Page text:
In therapy, there is a thought experiment known as the “miracle question”: If everything were to change for the better tomorrow, how would you know?
“I like the question because it’s focused on what’s good, on what you want to see in the world and not what you don’t want to see,” says Jenna Marx, singer and guitarist for the indie punk band Joyride!
This week, Joyride! pose their own Miracle Question in the form of their fifth full-length and first in six years. Released via the ironically not Bay Area–based Salinas Records, the album captures the band at their biggest and most urgent sounding to date, a welcome surprise from a group already 12 years into their career.
That urgency, Marx says, wasn’t purely artistic.
“I work in schools, so last summer I was like, ‘I really want to record before five more years get away from us,’” she says. “I had so many songs.”
Recorded in a brisk three days at Oakland’s Atomic Garden studio, Miracle Question surges with energy, warm and woozy as it swaggers through tales of heartbreak, longing and Bay Area life.
“I think I had a lot of emotional energy to express,” Marx says. “I’m a pretty reserved, calm person; I feel like I have a poker face on a lot of the time. But I don’t want to do that anymore. I had some slower songs and we just didn’t learn them. We just wanted to play louder and faster.”
On Miracle Question, no song exceeds three minutes. Feedback is frequently and creatively employed. Certain images recur with dreamlike persistence: old loves and baseball, rainy San Francisco streets and an ever-present getaway car.
“I’m like a stay-put person. So I think a fantasy of mine is being a person who does not stay put,” Marx says. “I love to entertain alternate realities. It’s a really productive exercise.”
In the chorus of pop-punk anthem “Emergency Broadcast System,” Marx teases the alternate reality of leaving everything behind—if only for the evening.
“If that was just a test, this is just a thought: what if we go but we don’t go far?” she sings over a suddenly droning organ. “What if you get in my getaway car and I get you back before it’s dark?”
The Peninsula natives first met in the early 2000s at a show at the Foster City community center The Vibe. Almost a decade later, Marx and drummer Jason Brownstein both found themselves on a break from their previous projects (“It was my first hiatus and I was eager to get it over with,” says Brownstein). Over the years, between them and bassist Eugene Goldin, Joyride!’s members have played in roughly a dozen Bay Area punk and indie groups including Soar, Saltflat, Fischer, Hey Hallways and Joy’s Panic (to name only a few).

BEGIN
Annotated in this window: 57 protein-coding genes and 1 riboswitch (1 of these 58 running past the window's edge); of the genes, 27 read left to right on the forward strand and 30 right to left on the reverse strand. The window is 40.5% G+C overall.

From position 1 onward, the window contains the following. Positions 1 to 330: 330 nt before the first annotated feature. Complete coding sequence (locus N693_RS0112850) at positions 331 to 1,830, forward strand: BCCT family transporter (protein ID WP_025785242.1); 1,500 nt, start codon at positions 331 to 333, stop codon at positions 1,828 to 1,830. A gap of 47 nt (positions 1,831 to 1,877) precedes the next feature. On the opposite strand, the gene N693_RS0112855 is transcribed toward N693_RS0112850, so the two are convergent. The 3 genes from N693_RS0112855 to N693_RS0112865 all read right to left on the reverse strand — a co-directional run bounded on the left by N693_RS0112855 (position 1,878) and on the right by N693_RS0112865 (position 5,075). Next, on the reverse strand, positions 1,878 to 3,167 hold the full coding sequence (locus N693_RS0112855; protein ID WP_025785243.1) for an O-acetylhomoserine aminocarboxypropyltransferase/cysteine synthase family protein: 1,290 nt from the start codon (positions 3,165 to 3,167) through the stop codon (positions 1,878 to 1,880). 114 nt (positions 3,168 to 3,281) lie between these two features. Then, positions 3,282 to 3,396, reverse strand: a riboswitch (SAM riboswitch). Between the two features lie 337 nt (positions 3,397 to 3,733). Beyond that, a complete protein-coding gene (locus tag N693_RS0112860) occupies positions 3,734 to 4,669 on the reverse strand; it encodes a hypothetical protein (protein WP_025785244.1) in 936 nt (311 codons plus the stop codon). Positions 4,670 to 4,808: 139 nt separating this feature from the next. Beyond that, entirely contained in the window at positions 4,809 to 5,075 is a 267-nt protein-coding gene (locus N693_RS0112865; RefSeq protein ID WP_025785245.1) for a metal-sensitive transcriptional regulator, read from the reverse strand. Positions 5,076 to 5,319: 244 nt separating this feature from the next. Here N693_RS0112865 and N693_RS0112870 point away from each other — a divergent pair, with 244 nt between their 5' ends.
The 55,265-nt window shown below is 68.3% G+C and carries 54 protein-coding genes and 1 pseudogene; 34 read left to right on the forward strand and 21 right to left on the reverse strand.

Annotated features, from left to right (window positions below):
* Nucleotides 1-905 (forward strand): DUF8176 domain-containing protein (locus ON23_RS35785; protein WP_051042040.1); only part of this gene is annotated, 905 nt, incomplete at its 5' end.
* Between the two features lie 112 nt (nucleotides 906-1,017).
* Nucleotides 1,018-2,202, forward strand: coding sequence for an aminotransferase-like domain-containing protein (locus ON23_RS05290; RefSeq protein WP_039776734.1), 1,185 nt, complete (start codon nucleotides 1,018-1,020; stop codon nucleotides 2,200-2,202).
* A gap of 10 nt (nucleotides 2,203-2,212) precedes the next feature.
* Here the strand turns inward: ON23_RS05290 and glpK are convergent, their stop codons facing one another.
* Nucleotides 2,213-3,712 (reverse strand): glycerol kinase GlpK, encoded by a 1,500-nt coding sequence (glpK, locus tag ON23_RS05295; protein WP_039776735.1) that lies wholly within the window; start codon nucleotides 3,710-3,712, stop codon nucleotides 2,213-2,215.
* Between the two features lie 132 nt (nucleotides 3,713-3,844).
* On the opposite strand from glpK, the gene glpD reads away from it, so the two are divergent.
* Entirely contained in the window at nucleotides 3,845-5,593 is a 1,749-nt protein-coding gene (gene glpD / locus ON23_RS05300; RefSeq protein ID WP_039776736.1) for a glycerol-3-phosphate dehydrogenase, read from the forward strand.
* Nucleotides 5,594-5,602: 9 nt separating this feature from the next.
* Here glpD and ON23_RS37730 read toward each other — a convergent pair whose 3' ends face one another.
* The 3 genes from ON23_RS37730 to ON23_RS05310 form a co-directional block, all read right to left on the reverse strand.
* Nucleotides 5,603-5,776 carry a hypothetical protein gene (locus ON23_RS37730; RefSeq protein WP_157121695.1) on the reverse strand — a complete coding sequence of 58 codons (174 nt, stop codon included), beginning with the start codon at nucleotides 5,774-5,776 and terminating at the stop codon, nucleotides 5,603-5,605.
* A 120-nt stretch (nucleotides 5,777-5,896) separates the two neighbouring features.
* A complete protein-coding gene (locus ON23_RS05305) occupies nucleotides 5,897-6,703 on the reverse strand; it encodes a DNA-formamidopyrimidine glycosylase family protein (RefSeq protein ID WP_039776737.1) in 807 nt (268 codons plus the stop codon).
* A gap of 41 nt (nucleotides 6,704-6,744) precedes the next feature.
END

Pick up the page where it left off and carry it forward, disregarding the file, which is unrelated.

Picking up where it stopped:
Having grown up in the Bay Area and stayed, Marx says certain locations now exist in a kind of dual consciousness of overlapping memories and associations. Opening track “St. Mary” explores the strange feeling of frequenting a bar with the same name as the hospital where she once visited a sick childhood friend. Years later, she returned to the same hospital to visit Brownstein when he fell ill.
“It’s about being surprised to suddenly be an adult at the hospital. Wondering, ‘how did this happen?’ I still feel like I could so easily be with my friend’s dad.”
On lead single “The Afterglow,” she again considers leaving behind her firm Bay Area roots. However, problems quickly present themselves: “It doesn’t matter where you are when you don’t know where you are going, when you’re leaving or what you’re looking for,” she sings.
As bittersweet as it often is, Joyride! say Miracle Question is overall a positive and optimistic record. Its energy is often palpable, blooming from deep within, like the feedback that envelops the outro of “St. Mary’s.”
Returning to the idea of the “miracle question,” Marx stresses the importance of imagining a better world, even if only for yourself.
“My life motto is Girls Who Wanna Realize Themselves,” she says. “I tried to popularize it on Twitter as a hashtag but literally no one else has ever used it.”